HIV stands for Human Immunodeficiency Virus. This sexually-transmitted infection damages your immune system, particularly the CD4 cells that are meant to ward off the infections on your body. As the virus kills these helpful cells, you’ll be prone to serious infections and diseases.
It’s transmitted through bodily fluids such as blood, semen, vaginal fluids, rectal fluids, and breast milk. You can get it through vaginal or anal sex, sharing needles with an HIV-Positive individual, and sharing tattoo equipment with an infected person. Infants from HIV-Positive mothers also have a higher risk of getting infected.
According to a UNAIDS (Joint United Nations Programme on HIV/AIDS) report regarding the Global HIV epidemic, the Philippines has become the country with the fastest-growing HIV epidemic in Asia and the Pacific.
It has been reported that the number of new infections in the country has doubled in the past six (6) years– from an estimated 4,300 in 2010 to an estimated 10,500 in 2016.
As of 2019, the estimated number of cases is now 16,000. Published data from UNAIDS also show that there are an estimated 97,000 adults and children that are living with HIV in the same year.
This is why spreading the word about HIV is highly essential. As more people become aware of this sexually transmitted infection, more individuals will be engaging in safe sex practices– ending the rising trend of HIV infections in the country.
Ulcer on the penis is a unique HIV symptom experienced only by men. After being exposed to HIV, sores, or ulcers may develop in different parts of the body. These are often painful and may sometimes appear on a man’s penis, anus, esophagus, and mouth. HIV may also result in hypogonadism, which causes testosterone levels to drop and lead to erectile dysfunction.
Women infected with HIV may experience changes in their periods. There may be lighter or heavier bleeding, missed periods, or bad PMS. It may be happening because of the virus’s effects on your immune system, which in turn affects your hormones. They may also feel pain in their lower belly due to infections in the uterus, fallopian tubes, and ovaries, collectively called pelvic inflammatory disease.
This stage occurs 2 to 4 weeks after infection. The infected person may develop flu-like signs, but this is not always the case. The person usually describes it as “the worst flu ever.” It may include the following symptoms:
Fever, Swollen Glands, Rash, Headache, Sore throat, Muscle pains, Joint aches
These are called Acute Retroviral Syndrome or Primary HIV infection. It’s the body’s response to the HIV infection. Anyone who thinks that they may have been infected is encouraged to seek medical care immediately. If you receive treatment at this early stage, it can have significant benefits on your overall health.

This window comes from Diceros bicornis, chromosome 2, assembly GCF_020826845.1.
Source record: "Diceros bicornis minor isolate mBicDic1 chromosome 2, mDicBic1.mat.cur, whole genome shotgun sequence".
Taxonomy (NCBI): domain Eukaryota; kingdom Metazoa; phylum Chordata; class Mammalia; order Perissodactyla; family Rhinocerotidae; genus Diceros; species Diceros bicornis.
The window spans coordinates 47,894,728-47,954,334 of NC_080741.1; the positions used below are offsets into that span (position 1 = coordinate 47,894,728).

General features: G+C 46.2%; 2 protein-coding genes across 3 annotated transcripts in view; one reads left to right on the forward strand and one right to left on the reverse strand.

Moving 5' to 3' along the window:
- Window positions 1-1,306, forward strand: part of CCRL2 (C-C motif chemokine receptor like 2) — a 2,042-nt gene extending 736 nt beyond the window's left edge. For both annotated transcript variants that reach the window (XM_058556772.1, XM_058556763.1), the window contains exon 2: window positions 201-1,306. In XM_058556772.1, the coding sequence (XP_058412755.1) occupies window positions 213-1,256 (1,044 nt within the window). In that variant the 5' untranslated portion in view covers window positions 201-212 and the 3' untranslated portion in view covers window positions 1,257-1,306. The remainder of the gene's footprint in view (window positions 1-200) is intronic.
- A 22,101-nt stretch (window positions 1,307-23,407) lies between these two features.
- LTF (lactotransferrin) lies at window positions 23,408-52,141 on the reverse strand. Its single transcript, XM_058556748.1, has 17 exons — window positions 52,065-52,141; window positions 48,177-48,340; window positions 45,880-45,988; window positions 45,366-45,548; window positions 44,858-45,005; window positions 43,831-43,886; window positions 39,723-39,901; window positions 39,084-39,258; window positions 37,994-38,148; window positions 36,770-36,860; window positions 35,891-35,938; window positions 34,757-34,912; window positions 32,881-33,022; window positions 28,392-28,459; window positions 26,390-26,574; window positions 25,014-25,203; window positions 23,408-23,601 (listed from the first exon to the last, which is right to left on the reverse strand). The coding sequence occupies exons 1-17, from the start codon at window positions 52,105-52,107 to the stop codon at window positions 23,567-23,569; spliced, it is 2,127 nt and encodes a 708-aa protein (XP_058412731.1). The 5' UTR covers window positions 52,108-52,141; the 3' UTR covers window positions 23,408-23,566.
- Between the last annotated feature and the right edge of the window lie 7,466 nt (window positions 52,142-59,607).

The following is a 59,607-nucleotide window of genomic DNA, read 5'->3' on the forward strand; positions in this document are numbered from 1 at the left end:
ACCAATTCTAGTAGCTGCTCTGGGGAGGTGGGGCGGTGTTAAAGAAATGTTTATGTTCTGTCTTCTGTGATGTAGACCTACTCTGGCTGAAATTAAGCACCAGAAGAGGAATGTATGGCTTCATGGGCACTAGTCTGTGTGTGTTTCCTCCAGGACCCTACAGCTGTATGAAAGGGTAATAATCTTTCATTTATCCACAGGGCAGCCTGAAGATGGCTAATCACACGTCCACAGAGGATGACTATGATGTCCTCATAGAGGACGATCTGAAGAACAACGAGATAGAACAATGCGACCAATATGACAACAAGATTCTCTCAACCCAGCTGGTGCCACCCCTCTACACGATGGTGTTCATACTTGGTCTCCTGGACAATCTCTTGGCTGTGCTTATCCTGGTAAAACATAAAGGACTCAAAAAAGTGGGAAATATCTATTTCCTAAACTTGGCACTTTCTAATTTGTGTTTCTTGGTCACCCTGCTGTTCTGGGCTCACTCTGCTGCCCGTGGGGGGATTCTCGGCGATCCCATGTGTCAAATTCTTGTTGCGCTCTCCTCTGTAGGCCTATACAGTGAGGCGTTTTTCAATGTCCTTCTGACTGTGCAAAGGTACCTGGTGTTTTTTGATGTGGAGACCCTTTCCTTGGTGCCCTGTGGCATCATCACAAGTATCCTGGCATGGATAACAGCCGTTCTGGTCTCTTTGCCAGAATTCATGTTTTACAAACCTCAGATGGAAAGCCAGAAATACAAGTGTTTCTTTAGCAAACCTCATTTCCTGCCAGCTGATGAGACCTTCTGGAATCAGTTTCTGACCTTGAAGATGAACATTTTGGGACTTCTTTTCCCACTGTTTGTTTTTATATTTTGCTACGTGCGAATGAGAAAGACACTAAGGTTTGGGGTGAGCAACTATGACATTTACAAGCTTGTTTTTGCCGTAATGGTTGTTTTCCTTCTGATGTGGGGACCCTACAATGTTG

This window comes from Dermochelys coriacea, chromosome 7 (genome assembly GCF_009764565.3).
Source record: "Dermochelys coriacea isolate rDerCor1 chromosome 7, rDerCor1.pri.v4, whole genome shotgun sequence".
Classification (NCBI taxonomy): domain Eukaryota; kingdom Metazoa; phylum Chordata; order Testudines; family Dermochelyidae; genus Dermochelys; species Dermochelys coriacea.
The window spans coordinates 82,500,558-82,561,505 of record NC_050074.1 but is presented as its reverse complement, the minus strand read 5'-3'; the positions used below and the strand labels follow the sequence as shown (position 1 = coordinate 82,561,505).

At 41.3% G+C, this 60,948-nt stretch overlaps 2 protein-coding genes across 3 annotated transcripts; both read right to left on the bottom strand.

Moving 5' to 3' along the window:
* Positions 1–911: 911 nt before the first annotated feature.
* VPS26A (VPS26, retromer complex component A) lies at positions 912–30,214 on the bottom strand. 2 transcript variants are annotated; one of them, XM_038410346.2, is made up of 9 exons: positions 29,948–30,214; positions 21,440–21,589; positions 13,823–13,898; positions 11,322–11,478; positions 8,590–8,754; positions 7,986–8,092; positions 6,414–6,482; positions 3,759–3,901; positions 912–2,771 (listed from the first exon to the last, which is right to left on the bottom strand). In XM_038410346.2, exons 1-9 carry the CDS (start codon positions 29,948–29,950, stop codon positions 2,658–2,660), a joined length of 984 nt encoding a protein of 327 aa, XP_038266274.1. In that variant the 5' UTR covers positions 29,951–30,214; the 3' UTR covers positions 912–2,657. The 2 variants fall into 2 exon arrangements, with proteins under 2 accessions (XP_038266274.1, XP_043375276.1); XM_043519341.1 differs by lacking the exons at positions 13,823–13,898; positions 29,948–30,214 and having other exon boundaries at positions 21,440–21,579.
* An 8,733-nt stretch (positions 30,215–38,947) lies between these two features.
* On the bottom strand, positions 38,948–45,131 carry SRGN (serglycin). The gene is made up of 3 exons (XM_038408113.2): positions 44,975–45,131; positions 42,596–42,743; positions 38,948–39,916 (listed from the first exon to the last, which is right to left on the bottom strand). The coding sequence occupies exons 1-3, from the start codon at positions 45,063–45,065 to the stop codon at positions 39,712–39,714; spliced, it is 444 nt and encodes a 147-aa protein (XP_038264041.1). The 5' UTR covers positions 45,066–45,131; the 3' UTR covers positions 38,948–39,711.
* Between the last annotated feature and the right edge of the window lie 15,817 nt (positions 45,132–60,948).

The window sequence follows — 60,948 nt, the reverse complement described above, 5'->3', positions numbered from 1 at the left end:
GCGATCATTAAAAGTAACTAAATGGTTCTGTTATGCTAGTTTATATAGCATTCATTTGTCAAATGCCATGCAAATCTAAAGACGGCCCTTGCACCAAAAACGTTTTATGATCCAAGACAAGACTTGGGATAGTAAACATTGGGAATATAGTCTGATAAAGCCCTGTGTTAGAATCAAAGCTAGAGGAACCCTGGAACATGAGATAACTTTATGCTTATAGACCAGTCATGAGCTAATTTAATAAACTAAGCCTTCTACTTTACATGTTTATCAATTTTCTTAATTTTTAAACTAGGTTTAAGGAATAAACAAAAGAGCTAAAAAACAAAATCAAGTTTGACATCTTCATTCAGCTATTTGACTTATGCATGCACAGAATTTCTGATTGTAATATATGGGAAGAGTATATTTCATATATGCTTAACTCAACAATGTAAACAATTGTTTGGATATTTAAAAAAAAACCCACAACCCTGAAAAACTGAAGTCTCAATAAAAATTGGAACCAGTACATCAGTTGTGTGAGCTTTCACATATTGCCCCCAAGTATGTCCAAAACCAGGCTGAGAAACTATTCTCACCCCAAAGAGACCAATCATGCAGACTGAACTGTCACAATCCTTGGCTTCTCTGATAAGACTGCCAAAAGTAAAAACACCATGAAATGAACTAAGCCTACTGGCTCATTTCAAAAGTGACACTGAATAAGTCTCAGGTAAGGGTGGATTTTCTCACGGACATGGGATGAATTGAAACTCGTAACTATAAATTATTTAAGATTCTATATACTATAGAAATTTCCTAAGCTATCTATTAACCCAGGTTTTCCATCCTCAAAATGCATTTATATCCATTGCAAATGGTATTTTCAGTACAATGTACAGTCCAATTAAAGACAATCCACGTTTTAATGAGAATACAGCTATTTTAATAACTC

It is during this stage when the virus replicates large amounts of itself in your body. It uses CD4 cells to reproduce copies of itself then destroys them. Eventually, the number of your CD4 cells drop. Your body’s immune system response then is to bring the level of the virus to a viral set point, which is a stabilized level of infection in your body. Your CD4 cells start to increase again but may not be the same as your pre-infection level.
HIV levels in your bloodstream are very high during this stage, so it’s also when you are at a very high risk of transmitting the virus via sex or sharing of needles.
The Clinical Latency Stage is a period wherein the virus is in the person’s body but doesn’t produce symptoms, or if there are, it’s only mild ones. The virus still reproduces but does so at very low levels. People in this stage are still able to transmit the virus to others. For infected people who are not taking treatment, the latency stage may last an average of 10 years, but for some, the infection may progress faster.
It is the last stage and occurs when your immune system is already severely damaged. You’re more prone to opportunistic infections during this stage, and the level of your CD4 cells have already dropped below 200 cells per cubic millimeter of blood.
Opportunistic infections are infections that used to cause only minimal or almost no problems at all before the development of AIDS but become serious health risks to a person who has a weakened immune system.
For people who aren’t getting treatment, they can survive up to 3 years. According to Medical News Today, symptoms during this stage may include the following:
– Blurry vision
– Persistent or chronic diarrhea
– Dry cough
– Fever of over 37 °C lasting for weeks
– Night sweats
– Permanent fatigue
– Shortness of breath
– Swollen glands lasting for weeks
– Unintentional weight loss
– White spots on the tongue or mout
The spread of the virus from mother to child during pregnancy, childbirth, or breastfeeding is called mother-to-child transmission of HIV, while the spread of the virus from one person to another is called HIV transmission. Contact with certain body fluids from an HIV infected person spreads the virus. HIV transmission only occurs when these body fluids are in contact with a mucous membrane or a tissue that’s damaged or if injected directly into the bloodstream by a needle or syringe. These body fluids include:
Taking antiretroviral treatment early on significantly reduces HIV in the body to an undetectable viral load, which in turn helps improve the HIV infected person’s life, reduce transmission risk, and increase life expectancy. Antiretroviral drugs have several subgroups, such as: